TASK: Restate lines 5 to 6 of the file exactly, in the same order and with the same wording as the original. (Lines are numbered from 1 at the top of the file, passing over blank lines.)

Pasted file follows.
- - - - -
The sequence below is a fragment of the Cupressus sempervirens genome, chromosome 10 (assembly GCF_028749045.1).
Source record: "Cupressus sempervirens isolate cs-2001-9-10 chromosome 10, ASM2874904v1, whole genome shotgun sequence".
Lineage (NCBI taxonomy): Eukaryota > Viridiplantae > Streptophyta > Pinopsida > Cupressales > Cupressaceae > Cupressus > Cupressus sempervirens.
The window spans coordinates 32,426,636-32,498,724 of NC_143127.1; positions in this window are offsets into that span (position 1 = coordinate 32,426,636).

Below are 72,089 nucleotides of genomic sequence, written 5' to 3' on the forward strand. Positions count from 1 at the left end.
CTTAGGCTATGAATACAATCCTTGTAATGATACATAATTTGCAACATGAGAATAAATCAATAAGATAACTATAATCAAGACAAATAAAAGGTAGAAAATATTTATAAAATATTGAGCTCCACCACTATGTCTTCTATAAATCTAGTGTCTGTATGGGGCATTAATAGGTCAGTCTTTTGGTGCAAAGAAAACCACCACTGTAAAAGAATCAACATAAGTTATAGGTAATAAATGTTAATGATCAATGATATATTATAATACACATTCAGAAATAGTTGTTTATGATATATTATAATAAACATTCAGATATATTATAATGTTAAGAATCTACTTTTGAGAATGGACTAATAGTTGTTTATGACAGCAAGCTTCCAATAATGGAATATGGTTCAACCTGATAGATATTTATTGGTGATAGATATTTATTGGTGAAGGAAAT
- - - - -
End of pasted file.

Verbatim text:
Below are 72,089 nucleotides of genomic sequence, written 5' to 3' on the forward strand. Positions count from 1 at the left end.
CTTAGGCTATGAATACAATCCTTGTAATGATACATAATTTGCAACATGAGAATAAATCAATAAGATAACTATAATCAAGACAAATAAAAGGTAGAAAATATTTATAAAATATTGAGCTCCACCACTATGTCTTCTATAAATCTAGTGTCTGTATGGGGCATTAATAGGTCAGTCTTTTGGTGCAAAGAAAACCACCACTGTAAAAGAATCAACATAAGTTATAGGTAATAAATGTTAATGATCAATGATATATTATAATACACATTCAGAAATAGTTGTTTATGATATATTATAATAAACATTCAGATATATTATAATGTTAAGAATCTACTTTTGAGAATGGACTAATAGTTGTTTATGACAGCAAGCTTCCAATAATGGAATATGGTTCAACCTGATAGATATTTATTGGTGATAGATATTTATTGGTGAAGGAAAT